Many parts of the Western US have been struggling with unusually dry weather this year and this is no more evident than in California, which is now entering its fifth year of serious drought. Much of the region relies on the Sierra Nevada snowpack to provide run-off water for one-third of all water used in California’s urban areas and for its huge agricultural industry. Central Valley, one of California’s most prominent agricultural areas has been particularly hard hit, and much arable land has been left fallow due to water constraints.
As of June this year the California Department of Water Services announced that the snow water run-off throughout the state was at just 6 percent of the expected annual amount. This doesn’t bode well at all for the water reserves this year, but The National Oceanic and Atmospheric Administration announced that the El Niño that has plagued the state in 2015/2016 seems to have exhausted itself. This provides an opportunity for its opposite weather pattern: a La Niña. This will result in lower sea surface temperatures and hopefully much cooler weather for the region.
However, living in a drought-ridden area doesn’t mean that you can’t create great landscaping for your commercial property’s garden. By using local, water-wise plants and other water-saving techniques, you can create a garden that is as unique and beautiful as any other.
The following tips and tricks are just some of the expert advice that we can offer for landscaping that is drought resistant:
Make sure you mulch
One of the most vital components in a drought-resistant landscape is ensuring that the soil retains as much moisture as it possibly can, and one of the best ways to do this is through mulching. Straw, bark, hay, grass clippings, newspaper, and compost are all great natural mulching materials that can be layered over your garden beds. Mulching should be one of the first things in your landscape planning, as it helps the soil retain moisture, keeps the soil cool, and suppresses weed growth.
Choose appropriate plants
Instead of using plants that require a high moisture content, try and look for plants that are known for their ability to thrive in water-scarce regions. The problem many people have with finding drought-resistant plants is that many of the available ones are from foreign countries such as South Africa or Australia. Plants from these countries are naturally adept at dealing with soaring temperatures and scarce rainfall.
However, it can be a little harder to find local water-wise plants. This article provides a great list of native Californian plants that are great for a drought-resistant garden. Succulents are a well-known water-wise plant and there are hundreds of different options to consider in your landscape planning.
Do away with the lawn
The lawn is a notorious water waster and it needs constant irrigation to keep it in tip-top shape. This makes it one of the least drought-resistant options for your garden. Your landscape planning should take into account that lawn is an unwise choice, and your garden would be better off with some sort of ground cover or other plants. The California Native Plant Society gives some great options for alternatives to lawn.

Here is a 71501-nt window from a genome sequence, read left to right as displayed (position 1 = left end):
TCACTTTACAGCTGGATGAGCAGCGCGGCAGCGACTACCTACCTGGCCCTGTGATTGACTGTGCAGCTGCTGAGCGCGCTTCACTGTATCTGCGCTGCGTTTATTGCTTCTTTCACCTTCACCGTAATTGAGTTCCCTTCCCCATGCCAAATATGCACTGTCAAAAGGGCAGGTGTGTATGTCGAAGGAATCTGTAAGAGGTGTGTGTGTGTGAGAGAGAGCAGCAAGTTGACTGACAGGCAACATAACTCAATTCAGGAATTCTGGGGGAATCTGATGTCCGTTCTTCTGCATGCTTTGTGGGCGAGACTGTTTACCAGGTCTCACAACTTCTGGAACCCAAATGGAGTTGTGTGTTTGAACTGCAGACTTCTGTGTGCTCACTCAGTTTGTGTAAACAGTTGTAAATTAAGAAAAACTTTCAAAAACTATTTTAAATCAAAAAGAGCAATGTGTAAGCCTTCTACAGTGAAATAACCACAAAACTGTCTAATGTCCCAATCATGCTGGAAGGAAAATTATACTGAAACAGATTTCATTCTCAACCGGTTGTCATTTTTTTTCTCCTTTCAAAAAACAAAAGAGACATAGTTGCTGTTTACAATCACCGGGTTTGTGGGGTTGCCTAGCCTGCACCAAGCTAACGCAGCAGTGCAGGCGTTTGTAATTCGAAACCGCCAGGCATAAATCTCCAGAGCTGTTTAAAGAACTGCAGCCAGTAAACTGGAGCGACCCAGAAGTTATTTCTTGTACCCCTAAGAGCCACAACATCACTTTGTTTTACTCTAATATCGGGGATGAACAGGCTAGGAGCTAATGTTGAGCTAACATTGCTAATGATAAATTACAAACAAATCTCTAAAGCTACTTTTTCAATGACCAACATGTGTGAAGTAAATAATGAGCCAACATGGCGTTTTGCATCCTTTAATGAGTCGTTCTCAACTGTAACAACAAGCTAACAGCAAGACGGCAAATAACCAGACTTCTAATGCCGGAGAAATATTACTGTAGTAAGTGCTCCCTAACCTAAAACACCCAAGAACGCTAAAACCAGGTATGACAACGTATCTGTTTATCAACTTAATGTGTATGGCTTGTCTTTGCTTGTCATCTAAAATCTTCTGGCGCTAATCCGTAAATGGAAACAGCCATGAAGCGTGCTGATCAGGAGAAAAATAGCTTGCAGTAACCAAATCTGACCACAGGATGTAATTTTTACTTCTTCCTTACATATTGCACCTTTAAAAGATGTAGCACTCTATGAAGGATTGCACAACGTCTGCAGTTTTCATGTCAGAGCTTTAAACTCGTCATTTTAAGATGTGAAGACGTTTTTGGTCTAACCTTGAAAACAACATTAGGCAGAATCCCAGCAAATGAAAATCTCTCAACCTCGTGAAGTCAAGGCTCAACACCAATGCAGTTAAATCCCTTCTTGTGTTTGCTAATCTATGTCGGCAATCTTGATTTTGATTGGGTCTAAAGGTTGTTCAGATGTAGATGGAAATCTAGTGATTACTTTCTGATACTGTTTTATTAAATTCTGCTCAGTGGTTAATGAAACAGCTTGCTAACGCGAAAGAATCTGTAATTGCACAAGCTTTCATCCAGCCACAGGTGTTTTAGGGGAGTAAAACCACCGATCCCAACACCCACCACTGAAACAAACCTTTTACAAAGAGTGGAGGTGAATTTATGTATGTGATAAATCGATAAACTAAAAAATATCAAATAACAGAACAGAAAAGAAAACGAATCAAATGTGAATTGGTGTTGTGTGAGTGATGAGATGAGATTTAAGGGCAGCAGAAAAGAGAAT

Opt for penetrable paving
Penetrable or permeable paving is taking the landscaping world by storm, as people and companies have begun to realize the benefits of using it. They are often cheaper, allow water to permeate the soil easily, decrease rainwater runoff and allow greater prevention of water and wind erosion on the soil. They are a great way to harness the runoff that is usually lost after storms, as they allow the water to enter the soil through pavements, sidewalks, paths, and walkways that would previously have been impervious.
Grass pavers, porous concrete pavements, and interlocking permeable concrete pavers are the three main permeable paving options, and using any of them in your landscape planning will keep your garden as water-wise as possible.
Water when necessary at appropriate times
No matter how drought-resistant your garden is, there are going to be times where you simply have to water it. When this time does come, you have to make sure that you are watering at the best times for water retention.
Moisture obviously evaporates out of the soil with the heat of the sun, and therefore it makes sense to water when it’s the coolest time of day. The best time to get the hosepipe out or the irrigation going is early in the morning or late in the evening when the sun is at its lowest, as the soil will have more time to absorb and use the moisture before it begins to evaporate.
Make use of an irrigation system
Another integral part of landscape planning is to have an efficient irrigation system, which will make optimum use of your available water sources. Modern irrigation systems are much more water-wise than the older versions, and certainly more so than using a hosepipe. They reach all the areas that need watering and apply consistent moisture across the garden, and there is less water loss now with drip systems and underground piping becoming more readily available.
Another great option is to add a rain sensor shutoff device, which will make sure your automatic irrigation system doesn’t continue to water your garden if it is raining.
In these drier-than-usual circumstances, it is important to plan for your landscaping to be as drought-resistant as possible. These tips and tricks are just some of the things you can do to ensure your garden is as water-wise as it can be.
Using local, California-based landscape maintenance professionals is the best way to ensure that your property will survive the drought. For more information on landscaping for commercial properties – have a look and download our new ebook Landscape Maintenance Guide for a Commercial Property Owner. We guarantee expert advice from our team of experienced and passionate landscaping maintenance professionals.